Coaching a New Middle School team?

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Coaching a New Middle School team?

Post by bryant_cong »

Hi everyone,

I've recently gotten students at my middle school interested in quizbowl, and I would like to know any coaching techniques/tips.
I am a player myself and graduating from my middle school this year.

Thanks in advance!
Bryant Cong
Challenger Berryessa '13
Bellarmine College Preparatory '17
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Re: Coaching a New Middle School team?

Post by dwd500 »

By the looks of the results from the MSNCT, your team seems to have a fairly good grasp on a lot of game play as it is. As you were the majority of your team's points, I think what you're driving at in your question is how to keep things going there as you move on, so I'll speak to retaining and recruiting.

For me and my kids, the single biggest factor that keeps kids involved in quiz bowl is that it's fun. Practices are fun, trips are fun, games are fun. Don't feel like you have to really try and "make it cool", either. I've often found that the game sells itself very well, at least to the people you'd want on your team.

We have a "club day" in September where groups set up info booths as the kids are in the gym before school. I take an easy set of questions, and the loudest buzzers I've got, and before you know it, there's 20 people that stay around our table. I have my returning players read and hand out fliers while I go handle my other tables (I run Drama Club and the school Show, as well.)

I don't really try to "push" the kids to study much. The kids that get drawn into the high levels of quiz bowl are really self-motivated. They will push themselves. I try to make sure I can meet them at the level they want. I got lots of new books for resources off this last summer, and found some great online resources (, sparknotes, Crash Course, 60 Second Recap, etc.) that seemed to appeal to the kids. I feel that I have a lot in common with my team when it comes to educational interests, and so if I see some series on youtube that teaches something well and I like it personally, I'm pretty sure the kids will like it.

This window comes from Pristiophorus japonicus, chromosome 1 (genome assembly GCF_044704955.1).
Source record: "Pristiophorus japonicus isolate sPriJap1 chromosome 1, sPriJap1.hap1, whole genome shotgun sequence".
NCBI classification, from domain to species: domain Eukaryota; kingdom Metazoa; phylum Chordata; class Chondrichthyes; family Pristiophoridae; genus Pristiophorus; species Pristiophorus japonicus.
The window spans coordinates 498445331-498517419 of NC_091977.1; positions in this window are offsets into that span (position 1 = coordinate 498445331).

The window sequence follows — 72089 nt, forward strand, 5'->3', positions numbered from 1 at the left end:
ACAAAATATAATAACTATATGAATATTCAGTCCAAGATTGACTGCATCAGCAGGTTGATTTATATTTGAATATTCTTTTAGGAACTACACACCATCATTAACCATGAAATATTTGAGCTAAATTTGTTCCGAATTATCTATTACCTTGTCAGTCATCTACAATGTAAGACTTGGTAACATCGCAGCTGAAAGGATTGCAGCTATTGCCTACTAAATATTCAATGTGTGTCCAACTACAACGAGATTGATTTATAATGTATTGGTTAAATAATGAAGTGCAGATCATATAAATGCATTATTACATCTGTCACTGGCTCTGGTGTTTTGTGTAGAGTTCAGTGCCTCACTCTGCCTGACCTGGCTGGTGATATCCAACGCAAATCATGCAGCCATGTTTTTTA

I don't know how you'll manage this as a Freshman with your own team to worry about, but in general: Go to as many tournaments as you can, and get your players as much time behind the buzzer as you can. (It's the only way they get better.) Five years ago our competition calendar had one date on it, at a local school on a Tuesday night in March. No players from that team went on to play for our HS team. This year we hosted two tournaments, and traveled to four (would have been 5, but hey, snow.) We regularly had 18-22 kids at our Friday practices.

Tournaments can be fun for everyone, done right. Even my worst players on my worst 0-7 team talk about how much they had getting to travel and compete. And Culver's ice cream. They like Culver's ice cream.

Used to be we would finish the year with a big pizza party on a Saturday in April and finish the KMO early. I'm not sure how that'll work now that the KMO is ending.
David Dennis
Middle School Choir Director
District Scholar Bowl Coach
Washington, MO

Murray State University, 2001
Breckinridge County High School, KY 1996
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Song Oku
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Location: Ridgewood, New Jersey

Re: Coaching a New Middle School team?

Post by Song Oku »

I second every single point that Mr. Dennis made. Especially, make sure that your players enjoy quizbowl. Yes, some people may know more than others, but one can only improve if they truly love it. Of course, the optimal player would both know a lot and love quizbowl.

Do you have an official coach (Here referring to a teacher or some other adult affiliated with your school)? I was in the exact situation you were last year, (though I was in 7th grade) and I had zero support from the my school. Fortunately, I had very active parents who helped us get to MSNCT the past two years. But national tournaments may not be within everyone's budget, so it is crucial to have your school's support. After talking with my school's administration, I think that the quizbowl program will be able to survive in the near future, as I graduate this year.

Also important to sustaining a program is to cultivate your underclassmen. Like you, I am the top scorer in my school, so you're going to need lots of help from your future 8th graders to keep the team going. I can sleep knowing that I have 10 uber-enthusiastic 7th graders ready to take the reins after I graduate.
David Song

Ben Franklin MS 2011-13
Ridgewood HS 2011-13
Bergen County Academies '17
Princeton '21